in the pursuit of science itself. If the noblest ideals and goals of man have
meaning, then religion, philosophy, poetry, literature, the arts, and scholarly
activities are important considerations. Over the long haul these have
played a fundamental role in the progress of man, perhaps the most funda-
mental of all. Science has provided mankind new vistas and new under-
standing both of his environment and of himself. Science has discovered
and done much to perfect the so-called “scientific method,” a technique that
has helped to build a solid and enduring structure of knowledge. We
should do well to recognize this aspect of science, for history suggests that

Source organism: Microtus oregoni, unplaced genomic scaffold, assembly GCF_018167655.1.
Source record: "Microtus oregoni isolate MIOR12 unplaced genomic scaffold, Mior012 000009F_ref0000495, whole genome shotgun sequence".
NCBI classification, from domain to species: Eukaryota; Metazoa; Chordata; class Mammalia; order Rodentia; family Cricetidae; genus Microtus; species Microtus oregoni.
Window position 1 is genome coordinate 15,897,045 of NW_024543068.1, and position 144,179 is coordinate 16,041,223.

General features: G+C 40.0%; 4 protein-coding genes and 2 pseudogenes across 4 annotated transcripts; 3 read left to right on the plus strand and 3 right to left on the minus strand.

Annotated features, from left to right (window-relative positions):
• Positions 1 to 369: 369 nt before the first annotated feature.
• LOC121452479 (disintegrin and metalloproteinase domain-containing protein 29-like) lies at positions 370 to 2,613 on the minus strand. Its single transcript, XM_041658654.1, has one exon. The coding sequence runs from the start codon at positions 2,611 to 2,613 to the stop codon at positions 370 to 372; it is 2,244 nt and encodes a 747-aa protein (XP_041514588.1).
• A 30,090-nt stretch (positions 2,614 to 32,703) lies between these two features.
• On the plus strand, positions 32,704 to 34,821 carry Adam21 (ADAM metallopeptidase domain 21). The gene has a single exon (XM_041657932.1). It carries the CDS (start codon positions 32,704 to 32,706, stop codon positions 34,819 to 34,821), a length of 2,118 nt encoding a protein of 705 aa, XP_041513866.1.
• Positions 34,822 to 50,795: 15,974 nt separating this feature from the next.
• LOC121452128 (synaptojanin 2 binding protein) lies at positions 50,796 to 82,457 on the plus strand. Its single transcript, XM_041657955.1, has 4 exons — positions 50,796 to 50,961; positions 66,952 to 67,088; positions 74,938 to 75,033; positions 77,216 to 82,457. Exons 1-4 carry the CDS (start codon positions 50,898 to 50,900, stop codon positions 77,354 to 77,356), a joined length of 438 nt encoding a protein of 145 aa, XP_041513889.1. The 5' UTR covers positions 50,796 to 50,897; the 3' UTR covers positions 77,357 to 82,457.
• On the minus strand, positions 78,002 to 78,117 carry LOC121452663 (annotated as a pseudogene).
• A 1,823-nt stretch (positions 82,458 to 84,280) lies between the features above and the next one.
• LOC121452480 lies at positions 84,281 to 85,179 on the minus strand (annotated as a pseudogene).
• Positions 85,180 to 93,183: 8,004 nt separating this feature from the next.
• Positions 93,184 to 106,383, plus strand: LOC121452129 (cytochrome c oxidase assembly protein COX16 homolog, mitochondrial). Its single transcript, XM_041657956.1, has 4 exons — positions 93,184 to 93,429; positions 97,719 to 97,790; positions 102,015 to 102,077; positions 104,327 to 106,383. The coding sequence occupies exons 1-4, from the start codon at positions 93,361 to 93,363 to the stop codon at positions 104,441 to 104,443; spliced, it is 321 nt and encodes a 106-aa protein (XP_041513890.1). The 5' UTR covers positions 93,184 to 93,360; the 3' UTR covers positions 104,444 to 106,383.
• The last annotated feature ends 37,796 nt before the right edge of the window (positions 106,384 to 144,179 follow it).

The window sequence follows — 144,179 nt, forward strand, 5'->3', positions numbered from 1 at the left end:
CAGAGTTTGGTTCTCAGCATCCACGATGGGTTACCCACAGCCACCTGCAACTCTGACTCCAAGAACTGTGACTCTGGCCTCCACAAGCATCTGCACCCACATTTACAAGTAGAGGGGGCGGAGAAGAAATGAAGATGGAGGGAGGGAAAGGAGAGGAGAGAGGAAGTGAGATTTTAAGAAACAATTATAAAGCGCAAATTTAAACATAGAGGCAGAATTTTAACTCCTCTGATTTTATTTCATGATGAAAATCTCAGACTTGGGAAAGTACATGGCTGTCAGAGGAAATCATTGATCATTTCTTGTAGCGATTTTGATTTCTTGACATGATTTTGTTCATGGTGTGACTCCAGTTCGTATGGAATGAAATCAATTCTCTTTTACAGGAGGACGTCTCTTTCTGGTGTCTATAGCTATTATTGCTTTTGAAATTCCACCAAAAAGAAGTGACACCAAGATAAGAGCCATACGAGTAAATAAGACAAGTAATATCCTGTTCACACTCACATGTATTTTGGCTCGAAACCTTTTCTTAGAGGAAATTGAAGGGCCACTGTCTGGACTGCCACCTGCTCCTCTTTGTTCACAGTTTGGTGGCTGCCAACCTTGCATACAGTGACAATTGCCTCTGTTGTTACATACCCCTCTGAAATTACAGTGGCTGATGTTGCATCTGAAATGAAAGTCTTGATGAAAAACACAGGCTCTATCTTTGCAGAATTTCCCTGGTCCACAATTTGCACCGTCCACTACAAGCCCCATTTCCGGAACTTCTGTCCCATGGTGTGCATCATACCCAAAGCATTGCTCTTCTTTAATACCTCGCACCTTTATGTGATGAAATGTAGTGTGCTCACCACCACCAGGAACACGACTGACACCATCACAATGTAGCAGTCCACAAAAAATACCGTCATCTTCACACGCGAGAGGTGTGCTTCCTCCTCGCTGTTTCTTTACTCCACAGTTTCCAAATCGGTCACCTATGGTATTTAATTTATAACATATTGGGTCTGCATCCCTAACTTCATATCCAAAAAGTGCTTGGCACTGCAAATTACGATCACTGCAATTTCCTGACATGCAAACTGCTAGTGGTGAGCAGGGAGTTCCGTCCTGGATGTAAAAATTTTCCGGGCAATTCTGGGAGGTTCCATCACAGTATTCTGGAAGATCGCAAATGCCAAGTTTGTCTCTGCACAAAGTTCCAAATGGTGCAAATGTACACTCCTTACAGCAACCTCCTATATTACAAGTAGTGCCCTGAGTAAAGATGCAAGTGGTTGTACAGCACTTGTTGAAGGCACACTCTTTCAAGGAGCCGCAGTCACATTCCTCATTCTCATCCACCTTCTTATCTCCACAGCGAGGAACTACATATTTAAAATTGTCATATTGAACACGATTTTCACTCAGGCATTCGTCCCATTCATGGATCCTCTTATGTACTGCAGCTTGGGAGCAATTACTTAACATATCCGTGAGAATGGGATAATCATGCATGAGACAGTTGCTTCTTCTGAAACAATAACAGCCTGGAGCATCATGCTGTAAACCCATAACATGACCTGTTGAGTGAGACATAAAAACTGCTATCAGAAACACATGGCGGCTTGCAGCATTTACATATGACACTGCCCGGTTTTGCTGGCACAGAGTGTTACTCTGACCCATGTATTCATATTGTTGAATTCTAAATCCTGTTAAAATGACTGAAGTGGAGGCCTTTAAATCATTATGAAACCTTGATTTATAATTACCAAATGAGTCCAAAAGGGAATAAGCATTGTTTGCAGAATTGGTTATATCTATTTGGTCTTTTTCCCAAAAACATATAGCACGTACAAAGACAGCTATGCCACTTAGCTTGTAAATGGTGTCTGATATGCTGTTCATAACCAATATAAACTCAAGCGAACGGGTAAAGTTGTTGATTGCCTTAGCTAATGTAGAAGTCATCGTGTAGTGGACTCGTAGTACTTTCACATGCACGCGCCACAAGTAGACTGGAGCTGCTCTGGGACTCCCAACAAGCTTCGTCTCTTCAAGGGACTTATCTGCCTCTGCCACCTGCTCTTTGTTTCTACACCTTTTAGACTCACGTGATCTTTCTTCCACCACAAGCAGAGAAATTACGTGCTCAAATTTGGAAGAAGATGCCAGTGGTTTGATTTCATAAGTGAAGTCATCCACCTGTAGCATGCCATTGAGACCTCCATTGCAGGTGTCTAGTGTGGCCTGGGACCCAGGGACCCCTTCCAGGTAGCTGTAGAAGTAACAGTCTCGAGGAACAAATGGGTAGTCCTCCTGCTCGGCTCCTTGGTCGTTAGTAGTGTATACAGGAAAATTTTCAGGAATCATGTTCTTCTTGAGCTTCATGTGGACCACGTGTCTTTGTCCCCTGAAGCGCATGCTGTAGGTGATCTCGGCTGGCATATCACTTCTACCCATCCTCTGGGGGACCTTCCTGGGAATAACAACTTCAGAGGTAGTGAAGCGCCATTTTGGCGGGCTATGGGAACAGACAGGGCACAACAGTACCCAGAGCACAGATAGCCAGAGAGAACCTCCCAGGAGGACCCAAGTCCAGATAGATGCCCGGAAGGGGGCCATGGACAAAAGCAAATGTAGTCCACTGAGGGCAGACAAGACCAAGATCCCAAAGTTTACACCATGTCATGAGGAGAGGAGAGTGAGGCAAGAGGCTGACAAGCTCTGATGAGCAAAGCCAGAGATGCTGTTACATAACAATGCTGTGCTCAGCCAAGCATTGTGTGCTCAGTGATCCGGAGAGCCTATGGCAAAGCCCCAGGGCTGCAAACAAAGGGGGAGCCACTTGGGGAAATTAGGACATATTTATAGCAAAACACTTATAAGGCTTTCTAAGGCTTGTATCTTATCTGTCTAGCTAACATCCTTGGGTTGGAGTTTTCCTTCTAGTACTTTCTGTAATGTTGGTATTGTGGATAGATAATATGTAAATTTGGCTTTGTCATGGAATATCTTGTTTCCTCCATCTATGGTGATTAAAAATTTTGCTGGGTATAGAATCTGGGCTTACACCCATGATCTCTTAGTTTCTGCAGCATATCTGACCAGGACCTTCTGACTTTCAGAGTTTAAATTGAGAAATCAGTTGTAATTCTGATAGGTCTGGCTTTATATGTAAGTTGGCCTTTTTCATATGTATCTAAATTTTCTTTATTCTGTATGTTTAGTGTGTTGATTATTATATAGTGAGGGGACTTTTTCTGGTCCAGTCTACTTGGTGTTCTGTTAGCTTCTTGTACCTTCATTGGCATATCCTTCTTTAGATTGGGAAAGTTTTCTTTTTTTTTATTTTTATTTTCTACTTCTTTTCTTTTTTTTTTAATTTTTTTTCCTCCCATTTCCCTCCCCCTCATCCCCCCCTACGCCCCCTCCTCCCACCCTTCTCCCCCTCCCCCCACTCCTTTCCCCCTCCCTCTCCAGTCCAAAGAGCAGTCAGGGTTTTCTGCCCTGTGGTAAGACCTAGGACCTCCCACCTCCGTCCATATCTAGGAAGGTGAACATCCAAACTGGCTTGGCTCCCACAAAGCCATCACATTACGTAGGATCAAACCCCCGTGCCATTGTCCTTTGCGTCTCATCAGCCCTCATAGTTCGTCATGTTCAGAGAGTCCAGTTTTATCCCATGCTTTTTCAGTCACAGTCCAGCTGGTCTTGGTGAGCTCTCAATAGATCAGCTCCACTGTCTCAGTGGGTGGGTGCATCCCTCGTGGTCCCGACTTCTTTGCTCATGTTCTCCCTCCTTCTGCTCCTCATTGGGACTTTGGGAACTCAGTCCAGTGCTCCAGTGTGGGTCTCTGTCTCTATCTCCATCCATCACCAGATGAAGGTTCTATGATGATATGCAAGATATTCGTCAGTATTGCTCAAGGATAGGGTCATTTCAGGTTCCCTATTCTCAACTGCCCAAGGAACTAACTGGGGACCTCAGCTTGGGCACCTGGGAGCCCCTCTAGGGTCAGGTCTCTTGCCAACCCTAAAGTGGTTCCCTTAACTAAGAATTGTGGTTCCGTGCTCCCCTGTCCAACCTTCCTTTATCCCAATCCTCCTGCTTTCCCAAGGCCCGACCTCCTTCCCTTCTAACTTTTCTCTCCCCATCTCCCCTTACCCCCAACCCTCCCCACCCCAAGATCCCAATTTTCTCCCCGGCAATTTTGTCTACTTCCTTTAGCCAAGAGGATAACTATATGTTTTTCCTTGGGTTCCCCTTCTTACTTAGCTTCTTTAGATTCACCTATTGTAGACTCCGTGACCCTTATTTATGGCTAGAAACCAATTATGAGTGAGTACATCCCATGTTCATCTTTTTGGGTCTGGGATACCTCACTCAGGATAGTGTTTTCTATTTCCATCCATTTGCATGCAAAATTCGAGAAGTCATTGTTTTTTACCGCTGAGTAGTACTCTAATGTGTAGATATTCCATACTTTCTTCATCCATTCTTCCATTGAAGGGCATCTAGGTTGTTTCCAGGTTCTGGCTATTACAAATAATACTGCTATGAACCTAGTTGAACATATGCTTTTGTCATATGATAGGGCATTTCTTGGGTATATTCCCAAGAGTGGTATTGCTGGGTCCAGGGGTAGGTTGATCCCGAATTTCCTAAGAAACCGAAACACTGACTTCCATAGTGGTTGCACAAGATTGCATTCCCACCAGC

the nation that ignores the contributions of scholarly, artistic, and philo-
sophical pursuits to human progress is not capable of lasting leadership.
As the nations of the world work toward a better understanding of their
relations, science, as defined by these broader considerations, offers great
opportunity for collaboration in the attainment of common goals. Indeed,
it may offer the most effective approach to the achievement of peace and
justice which we can take at the present time. And we should remind
ourselves that as man acquires more and more control over his environment
and becomes increasingly able to draw upon nature’s resources, it will
require the combined wisdom of all mankind to make wise use of these
powers.
ALAN T. WATERMAN,
Director, National Science Foundation.